Indiana Daily Student

South African explores both sides of racism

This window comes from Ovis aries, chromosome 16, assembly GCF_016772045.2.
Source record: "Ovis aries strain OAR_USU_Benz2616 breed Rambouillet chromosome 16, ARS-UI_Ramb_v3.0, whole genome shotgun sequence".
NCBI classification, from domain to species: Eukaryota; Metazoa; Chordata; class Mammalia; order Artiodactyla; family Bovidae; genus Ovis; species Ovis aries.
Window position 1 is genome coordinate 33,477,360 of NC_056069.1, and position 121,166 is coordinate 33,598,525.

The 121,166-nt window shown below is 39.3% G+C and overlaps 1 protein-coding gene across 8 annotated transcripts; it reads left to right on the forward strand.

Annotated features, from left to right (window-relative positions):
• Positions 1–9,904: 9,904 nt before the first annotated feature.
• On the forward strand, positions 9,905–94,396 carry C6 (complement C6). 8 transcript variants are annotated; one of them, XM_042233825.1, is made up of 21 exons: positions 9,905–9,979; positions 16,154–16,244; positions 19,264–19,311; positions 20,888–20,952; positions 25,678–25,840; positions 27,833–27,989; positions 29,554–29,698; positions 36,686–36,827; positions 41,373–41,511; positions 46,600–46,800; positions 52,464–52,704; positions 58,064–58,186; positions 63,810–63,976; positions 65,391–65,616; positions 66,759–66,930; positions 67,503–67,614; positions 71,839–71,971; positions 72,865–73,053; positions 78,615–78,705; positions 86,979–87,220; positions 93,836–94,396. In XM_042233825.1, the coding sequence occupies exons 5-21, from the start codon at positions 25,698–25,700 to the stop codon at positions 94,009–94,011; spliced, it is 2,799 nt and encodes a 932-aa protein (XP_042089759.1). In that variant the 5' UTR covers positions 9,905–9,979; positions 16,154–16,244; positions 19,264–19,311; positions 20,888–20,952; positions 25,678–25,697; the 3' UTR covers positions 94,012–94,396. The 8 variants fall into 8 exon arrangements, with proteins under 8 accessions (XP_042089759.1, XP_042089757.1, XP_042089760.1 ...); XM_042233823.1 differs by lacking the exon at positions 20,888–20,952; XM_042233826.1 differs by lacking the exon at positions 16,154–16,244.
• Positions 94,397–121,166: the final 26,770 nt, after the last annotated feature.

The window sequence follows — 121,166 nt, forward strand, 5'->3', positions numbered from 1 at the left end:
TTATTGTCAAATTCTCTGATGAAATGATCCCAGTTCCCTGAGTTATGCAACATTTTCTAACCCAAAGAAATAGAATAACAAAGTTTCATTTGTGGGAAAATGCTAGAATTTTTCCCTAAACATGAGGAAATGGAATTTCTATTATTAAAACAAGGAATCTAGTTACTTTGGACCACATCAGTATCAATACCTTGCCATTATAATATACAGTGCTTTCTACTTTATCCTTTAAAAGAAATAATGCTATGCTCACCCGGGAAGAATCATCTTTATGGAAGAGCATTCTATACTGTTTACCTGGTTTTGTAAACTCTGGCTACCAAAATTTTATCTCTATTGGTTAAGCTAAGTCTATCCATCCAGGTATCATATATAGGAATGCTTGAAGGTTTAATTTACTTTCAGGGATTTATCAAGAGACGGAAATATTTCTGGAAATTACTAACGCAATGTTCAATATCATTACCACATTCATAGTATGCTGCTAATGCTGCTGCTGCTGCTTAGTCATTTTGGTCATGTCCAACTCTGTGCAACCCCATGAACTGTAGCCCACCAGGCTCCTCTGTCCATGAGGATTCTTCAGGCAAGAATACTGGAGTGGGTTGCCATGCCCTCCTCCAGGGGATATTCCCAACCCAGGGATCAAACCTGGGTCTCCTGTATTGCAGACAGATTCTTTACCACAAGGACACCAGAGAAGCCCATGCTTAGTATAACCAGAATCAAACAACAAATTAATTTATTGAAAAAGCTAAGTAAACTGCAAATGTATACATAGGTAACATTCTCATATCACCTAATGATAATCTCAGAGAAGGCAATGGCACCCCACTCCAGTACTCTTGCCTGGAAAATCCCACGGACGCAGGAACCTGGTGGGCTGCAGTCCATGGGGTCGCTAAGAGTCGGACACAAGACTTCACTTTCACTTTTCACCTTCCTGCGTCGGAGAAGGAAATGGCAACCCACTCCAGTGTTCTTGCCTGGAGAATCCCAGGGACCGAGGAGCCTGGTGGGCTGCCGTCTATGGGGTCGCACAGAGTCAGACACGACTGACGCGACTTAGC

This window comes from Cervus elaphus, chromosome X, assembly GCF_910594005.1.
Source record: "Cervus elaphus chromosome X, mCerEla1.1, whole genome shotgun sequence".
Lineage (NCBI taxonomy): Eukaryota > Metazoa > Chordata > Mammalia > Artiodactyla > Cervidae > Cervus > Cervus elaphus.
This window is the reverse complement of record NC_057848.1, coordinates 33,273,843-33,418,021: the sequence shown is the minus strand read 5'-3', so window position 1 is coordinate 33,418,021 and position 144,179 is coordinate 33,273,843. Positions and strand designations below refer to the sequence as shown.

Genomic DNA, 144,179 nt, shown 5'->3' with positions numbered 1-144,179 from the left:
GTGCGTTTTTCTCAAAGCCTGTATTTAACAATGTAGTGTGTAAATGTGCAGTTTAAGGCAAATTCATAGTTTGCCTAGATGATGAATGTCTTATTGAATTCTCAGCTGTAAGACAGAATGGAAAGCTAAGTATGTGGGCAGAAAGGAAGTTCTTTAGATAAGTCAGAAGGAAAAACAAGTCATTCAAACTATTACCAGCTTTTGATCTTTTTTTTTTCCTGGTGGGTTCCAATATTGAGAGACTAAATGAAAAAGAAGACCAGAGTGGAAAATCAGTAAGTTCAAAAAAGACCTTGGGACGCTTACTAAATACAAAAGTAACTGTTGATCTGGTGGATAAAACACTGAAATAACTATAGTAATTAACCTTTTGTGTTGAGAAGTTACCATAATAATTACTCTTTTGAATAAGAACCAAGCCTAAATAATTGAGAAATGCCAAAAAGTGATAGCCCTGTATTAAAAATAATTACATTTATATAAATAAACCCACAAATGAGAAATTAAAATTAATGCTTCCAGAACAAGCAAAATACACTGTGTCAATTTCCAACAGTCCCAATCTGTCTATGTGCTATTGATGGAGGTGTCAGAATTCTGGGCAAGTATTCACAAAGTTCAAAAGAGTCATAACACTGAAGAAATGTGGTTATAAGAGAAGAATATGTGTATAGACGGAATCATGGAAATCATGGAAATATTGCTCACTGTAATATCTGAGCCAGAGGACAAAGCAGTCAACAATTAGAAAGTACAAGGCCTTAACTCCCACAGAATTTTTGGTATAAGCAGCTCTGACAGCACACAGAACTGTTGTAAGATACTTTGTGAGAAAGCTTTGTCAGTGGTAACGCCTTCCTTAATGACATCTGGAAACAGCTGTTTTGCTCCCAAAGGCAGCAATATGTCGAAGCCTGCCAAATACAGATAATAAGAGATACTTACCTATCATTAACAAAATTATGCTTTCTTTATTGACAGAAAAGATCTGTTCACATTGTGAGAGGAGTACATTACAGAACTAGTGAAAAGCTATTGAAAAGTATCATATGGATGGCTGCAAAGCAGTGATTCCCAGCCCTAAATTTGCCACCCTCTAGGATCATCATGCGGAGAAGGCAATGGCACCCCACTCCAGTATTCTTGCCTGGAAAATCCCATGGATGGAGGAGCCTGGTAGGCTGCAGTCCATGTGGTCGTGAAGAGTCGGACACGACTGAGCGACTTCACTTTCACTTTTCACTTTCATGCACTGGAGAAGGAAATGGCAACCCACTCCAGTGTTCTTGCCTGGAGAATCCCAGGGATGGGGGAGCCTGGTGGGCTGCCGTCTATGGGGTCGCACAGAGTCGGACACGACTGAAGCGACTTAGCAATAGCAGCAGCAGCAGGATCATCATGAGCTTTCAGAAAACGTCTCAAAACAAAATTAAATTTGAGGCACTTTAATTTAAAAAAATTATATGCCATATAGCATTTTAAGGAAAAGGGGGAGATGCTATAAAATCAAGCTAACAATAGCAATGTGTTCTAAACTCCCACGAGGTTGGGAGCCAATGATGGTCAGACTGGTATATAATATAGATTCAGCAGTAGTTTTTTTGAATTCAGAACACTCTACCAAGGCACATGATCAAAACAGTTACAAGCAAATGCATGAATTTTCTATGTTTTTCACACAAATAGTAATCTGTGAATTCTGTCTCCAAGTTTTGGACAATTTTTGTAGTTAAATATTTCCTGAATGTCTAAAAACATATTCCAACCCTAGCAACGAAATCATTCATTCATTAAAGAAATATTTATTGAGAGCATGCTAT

Since the dawn of dramatic writing, the craft of playwriting has called upon authors to create characters and situations drawn from life. A playwright seeks to hold a mirror up to society, reflecting the often simultaneous beauty and baseness of humanity. \nSuch is the work of South African dramatist Athol Fugard, whose plays, infused with complex characters who exemplify the strength of the human spirit, explore the politics of his homeland ' apartheid.\n Fugard will visit campus Sunday through Sept. 23, holding workshops and reading selections of his work. He is the Class of 1963 Wells Professor and a guest of the Wells Scholar Program, according to a press release. On the agenda for his visit are a master's class for playwriting, directing and acting students, as well as receptions and dinners in his honor.\nEnglish professor Albert Wertheim has been instrumental to organizing Fugard's visit to IU. The release of his book, "The Dramatic Art of Athol Fugard: from South Africa to the World" will coincide with the playwright's stay in Bloomington. \nWertheim said Fugard's works are unique and profound because they explore the impact of racism on both sides of the issue.\n"(Fugard's) work demonstrates the damage racism does to both the giving and receiving end," Wertheim said. "In different ways, both the oppressed and the oppressors bear the wounding scars of racism." \nBorn in Middelburg, South Africa in 1932, Harold Athol Lanigan Fugard was raised in Port Elizabeth and studied at the University of Cape Town. But the university could not satisfy his restless creative spirit. He traveled the country during the late 1950s, working as a seaman, writing plays, acting, keeping journals and organizing a theater troupe, according to the Kennedy Center Web site,\nThis company, the Serpent Players, was composed of blacks from South African townships, and was co-founded with actor/musician Zakes Mokae. Because of stringent laws regarding how blacks and whites could interact during the early 1960s, the troupe was barred from performing their works in front of white audiences. But Fugard, Mokae and the troupe premiered Fugard's "The Blood Knot" in 1961. Although they were barred from interacting and sharing their work in the public eye because of apartheid, Fugard and Mokae portrayed brothers in the play.\nThe political unrest in South Africa during the '50s and '60s not only inspired Fugard's work, but roused concern from white politicians and artists as well, Wertheim said.\n"One of the problems during the era of apartheid was that most writers and political activists who are not white had limited access to the public or to the concerned international public," Wertheim said. "White writers had that ability (to reach the international public), and so, for better and for worse, concerned whites felt it their duty to be the voice of the blacks until those groups had their own voice."\nFugard's controversial efforts to be such a voice often pitted him against the South African government. Besides barring the patronage of his plays by white audiences, the government withdrew his passport in 1967. \nHis struggles sparked support and comment from the dramatic world, leading to a boycott of South African theater by some overseas playwrights. A letter he wrote to British playwrights caused several of them to not permit his work to be performed in South Africa, according to the Kennedy Center Web site.\nFugard's work has not only impacted audiences in South Africa, but around the world as well. Wertheim said because of opposition in his homeland, Fugard premiered many works in the United States.\n"He produced works first at Yale, then in New York, then in London before working in South Africa," Wertheim said.\n In addition to his impact on theater and society in New England, Fugard's work has found a home in Bloomington. Some of Fugard's papers have been on campus at the Lilly Library since August 1999. The Fugard papers include various drafts and production notes. \nLilly librarian Lisa Browar said of Fugard's work "(The plays) confront fundamental human truths, not the least of which is man's inhumanity to man.\n"It is a privilege to house Fugard's papers and make them available for scholarship," she said.\nIn a 1999 press release, Fugard said it is likewise a privilege for him to have his work protected and maintained at IU.\n"It is a source of great pride and satisfaction to know that my papers will be in the safe-keeping of as distinguished an institution as the Lilly Library of Indiana University," Fugard said.

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